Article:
The Dynamic DynamoDB project is today releasing an AWS CloudFormation template to make it as easy as possible to get started with Dynamic DynamoDB. Dynamic DynamoDB is a popular open source product that provides auto scaling for AWS DynamoDB.

The template will launch a t1.micro EC2 instance with the latest version of Dynamic DynamoDB pre-installed. All you need to do is to provide a configuration file to use, the rest is handled automatically.

You can read more and get started with the CloudFormation template in the project documentation.

If you have any issues, please feel free to submit an issue at the project’s GitHub Issues page.

Happy auto scaling!

Recently I created a CloudFormation template with a Windows server with authentication towards Active Directory. You can use the following snippet to achieve that:

I am also adding users from the domain group ServerAdmin to the local computers Administrators group.

I recently needed to convert an AWS instance-store AMI to an EBS backed AMI. Here’s the steps I took in order to fix that. It’s a ext3 file system in this example, but it should work fine with an ext4 as well.

  1. Launch your instance-store AMI
  2. Create a new EBS in the same availability zone
  3. Attach the EBS to the instance-store instance on `/dev/sdh`
  4. Create the file system
  5. mkfs.ext3 /dev/sdh
  6. Mount the device
  7. mkdir /mnt/ebs
        mount /dev/sdh /mnt/ebs
  8. Shut down any running applications or databases that you have
  9. rsync your system to the EBS volume
  10. rsync -avHx / /mnt/ebs
        rsync -avHx /dev /mnt/ebs
  11. Label the device
  12. tune2fs -L '/' /dev/sdh
  13. Sync and unmount the device
  14. sync;sync;sync;sync && umount /mnt/ebs
  15. In the AWS Console, make a snapshot of the EBS drive
  16. Make a note of the AKI and ARI of the currently running instance (skip this if none are set)
  17. When the snapshot is complete, right click on it and choose "Create Image from Snapshot"
  18. Use the wizard to set an name and description of your new AMI. Also choose the right AKI etc.
  19. You should now be able to start a new instance from the newly created AMI.

I had some problems finding out how to access parent data in MeteorJS. Consider the following code:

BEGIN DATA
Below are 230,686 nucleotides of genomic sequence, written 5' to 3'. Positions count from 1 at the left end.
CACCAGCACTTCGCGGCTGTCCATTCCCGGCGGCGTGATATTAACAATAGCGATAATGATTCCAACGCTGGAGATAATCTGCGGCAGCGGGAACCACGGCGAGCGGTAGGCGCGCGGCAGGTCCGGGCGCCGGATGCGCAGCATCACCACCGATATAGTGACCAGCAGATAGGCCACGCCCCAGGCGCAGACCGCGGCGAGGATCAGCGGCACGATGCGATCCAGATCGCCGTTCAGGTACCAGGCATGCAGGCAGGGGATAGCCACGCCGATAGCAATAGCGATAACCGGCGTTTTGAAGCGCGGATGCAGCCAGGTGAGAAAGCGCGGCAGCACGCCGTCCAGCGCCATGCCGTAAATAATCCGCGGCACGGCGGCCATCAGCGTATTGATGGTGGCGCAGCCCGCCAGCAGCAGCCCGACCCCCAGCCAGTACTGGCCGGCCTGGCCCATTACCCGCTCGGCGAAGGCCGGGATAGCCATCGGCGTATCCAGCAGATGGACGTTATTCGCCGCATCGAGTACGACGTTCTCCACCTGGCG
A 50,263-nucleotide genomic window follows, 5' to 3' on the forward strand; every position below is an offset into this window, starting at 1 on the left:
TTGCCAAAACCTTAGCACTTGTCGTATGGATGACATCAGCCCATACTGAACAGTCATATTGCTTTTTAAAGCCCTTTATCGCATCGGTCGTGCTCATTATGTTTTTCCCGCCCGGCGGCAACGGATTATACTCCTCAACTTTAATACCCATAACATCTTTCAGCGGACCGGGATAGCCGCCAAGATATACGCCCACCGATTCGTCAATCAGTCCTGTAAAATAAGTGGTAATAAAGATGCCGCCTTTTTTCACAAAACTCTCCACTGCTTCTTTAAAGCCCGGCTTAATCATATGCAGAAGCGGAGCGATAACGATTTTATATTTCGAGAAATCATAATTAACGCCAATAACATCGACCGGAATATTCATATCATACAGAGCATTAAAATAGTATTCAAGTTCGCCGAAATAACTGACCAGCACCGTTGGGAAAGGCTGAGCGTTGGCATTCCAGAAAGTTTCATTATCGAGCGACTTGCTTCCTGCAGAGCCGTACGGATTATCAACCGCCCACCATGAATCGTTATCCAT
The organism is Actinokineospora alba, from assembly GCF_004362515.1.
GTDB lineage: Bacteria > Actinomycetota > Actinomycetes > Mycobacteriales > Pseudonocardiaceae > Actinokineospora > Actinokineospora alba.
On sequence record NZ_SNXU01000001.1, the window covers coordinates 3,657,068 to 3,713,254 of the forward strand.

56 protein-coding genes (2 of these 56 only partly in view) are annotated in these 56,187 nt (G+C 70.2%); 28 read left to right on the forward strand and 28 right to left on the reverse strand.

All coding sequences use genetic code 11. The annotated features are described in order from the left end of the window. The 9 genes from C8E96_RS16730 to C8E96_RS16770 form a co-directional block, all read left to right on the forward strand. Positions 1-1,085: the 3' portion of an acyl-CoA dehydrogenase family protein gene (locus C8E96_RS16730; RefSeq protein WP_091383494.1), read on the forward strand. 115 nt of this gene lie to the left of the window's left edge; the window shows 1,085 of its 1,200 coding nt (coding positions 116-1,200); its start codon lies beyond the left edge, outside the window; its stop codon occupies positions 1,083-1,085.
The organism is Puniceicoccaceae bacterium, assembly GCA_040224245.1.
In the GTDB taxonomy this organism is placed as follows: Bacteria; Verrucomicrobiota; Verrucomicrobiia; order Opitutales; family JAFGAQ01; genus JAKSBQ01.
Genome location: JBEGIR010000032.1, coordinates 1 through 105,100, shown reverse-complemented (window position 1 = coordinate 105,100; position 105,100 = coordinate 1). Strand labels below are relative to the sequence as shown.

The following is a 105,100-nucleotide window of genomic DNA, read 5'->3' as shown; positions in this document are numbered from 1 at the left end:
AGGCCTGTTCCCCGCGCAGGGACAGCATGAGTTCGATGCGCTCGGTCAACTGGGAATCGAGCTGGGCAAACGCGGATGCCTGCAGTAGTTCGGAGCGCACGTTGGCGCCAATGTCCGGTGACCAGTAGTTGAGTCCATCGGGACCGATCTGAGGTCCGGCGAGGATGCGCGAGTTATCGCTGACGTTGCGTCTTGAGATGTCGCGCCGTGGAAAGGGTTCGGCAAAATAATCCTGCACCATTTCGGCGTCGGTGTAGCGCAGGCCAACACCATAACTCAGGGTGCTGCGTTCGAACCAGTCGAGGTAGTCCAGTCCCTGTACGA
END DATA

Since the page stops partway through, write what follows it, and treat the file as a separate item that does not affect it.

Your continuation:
The collection we have for this look like this:

As we iterate over cars, this will be set to the current car object. But in order to remove the car from the Garage collection, we will need the _id of the parent garage. The parent data is accessible in the template event handler. The events take an event map, and in the case of events in the template event handler you get two arguments; event and template. The template refers to template where the handler is defined (i.e. the parent template). This is the key. So to implement the removeCar button, write like this:

Note how we extract the parent ID from template.data._id.

I’m writing a project where I’m using Bootstrap 3 and MeteorJS. As MeteorJS ships with Bootstrap 2, we’re using Meteorite to handle packages.

If you haven’t installed Meteorite already, please have a look at the Meteorite README.

Install necessary packages

We will need to install three packages, one for Facebook authentication support, one for Bootstrap 3 itself and one for the accounts user interface with Bootstrap 3 support.

mrt add accounts-facebook
mrt add bootstrap-3
mrt add accounts-ui-bootstrap-3

Client HTML code

Ok, let’s take a look at the client side HTML code. I’ve two templates, one with the body text and one with the Bootstrap 3 navbar. Note how easy it is to add the loginButtons to the menu.

The application should look something like this now:


Don’t forget to configure your Facebook app according to the instructions when clicking Configure Facebook login.

Done!

That’s all you’ll need to do to get Bootstrap 3 and a Bootstrap 3 styled accounts interface up and running.